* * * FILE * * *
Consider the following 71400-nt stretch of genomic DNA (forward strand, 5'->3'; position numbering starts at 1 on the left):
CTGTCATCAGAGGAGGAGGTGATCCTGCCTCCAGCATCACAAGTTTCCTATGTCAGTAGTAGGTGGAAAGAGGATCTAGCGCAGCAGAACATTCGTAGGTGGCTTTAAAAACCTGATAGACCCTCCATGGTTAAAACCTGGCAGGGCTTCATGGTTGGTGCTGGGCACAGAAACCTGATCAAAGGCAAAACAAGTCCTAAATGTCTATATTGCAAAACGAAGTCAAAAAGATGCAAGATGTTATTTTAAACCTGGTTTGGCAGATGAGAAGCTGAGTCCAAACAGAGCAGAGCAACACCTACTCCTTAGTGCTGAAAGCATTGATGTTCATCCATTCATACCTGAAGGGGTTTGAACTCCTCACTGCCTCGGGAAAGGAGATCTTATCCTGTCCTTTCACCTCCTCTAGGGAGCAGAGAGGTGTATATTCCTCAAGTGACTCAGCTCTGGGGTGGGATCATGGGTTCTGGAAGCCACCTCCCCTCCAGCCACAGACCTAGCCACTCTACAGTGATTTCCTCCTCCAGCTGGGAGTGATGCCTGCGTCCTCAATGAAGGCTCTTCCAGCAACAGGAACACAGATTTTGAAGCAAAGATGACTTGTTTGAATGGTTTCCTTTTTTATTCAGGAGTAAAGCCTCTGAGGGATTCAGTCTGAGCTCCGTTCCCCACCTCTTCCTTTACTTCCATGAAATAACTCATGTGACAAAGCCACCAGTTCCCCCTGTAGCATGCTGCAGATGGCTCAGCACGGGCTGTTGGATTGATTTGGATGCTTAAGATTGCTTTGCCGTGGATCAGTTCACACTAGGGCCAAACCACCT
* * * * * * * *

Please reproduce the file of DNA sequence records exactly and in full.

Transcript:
Consider the following 71400-nt stretch of genomic DNA (forward strand, 5'->3'; position numbering starts at 1 on the left):
CTGTCATCAGAGGAGGAGGTGATCCTGCCTCCAGCATCACAAGTTTCCTATGTCAGTAGTAGGTGGAAAGAGGATCTAGCGCAGCAGAACATTCGTAGGTGGCTTTAAAAACCTGATAGACCCTCCATGGTTAAAACCTGGCAGGGCTTCATGGTTGGTGCTGGGCACAGAAACCTGATCAAAGGCAAAACAAGTCCTAAATGTCTATATTGCAAAACGAAGTCAAAAAGATGCAAGATGTTATTTTAAACCTGGTTTGGCAGATGAGAAGCTGAGTCCAAACAGAGCAGAGCAACACCTACTCCTTAGTGCTGAAAGCATTGATGTTCATCCATTCATACCTGAAGGGGTTTGAACTCCTCACTGCCTCGGGAAAGGAGATCTTATCCTGTCCTTTCACCTCCTCTAGGGAGCAGAGAGGTGTATATTCCTCAAGTGACTCAGCTCTGGGGTGGGATCATGGGTTCTGGAAGCCACCTCCCCTCCAGCCACAGACCTAGCCACTCTACAGTGATTTCCTCCTCCAGCTGGGAGTGATGCCTGCGTCCTCAATGAAGGCTCTTCCAGCAACAGGAACACAGATTTTGAAGCAAAGATGACTTGTTTGAATGGTTTCCTTTTTTATTCAGGAGTAAAGCCTCTGAGGGATTCAGTCTGAGCTCCGTTCCCCACCTCTTCCTTTACTTCCATGAAATAACTCATGTGACAAAGCCACCAGTTCCCCCTGTAGCATGCTGCAGATGGCTCAGCACGGGCTGTTGGATTGATTTGGATGCTTAAGATTGCTTTGCCGTGGATCAGTTCACACTAGGGCCAAACCACCT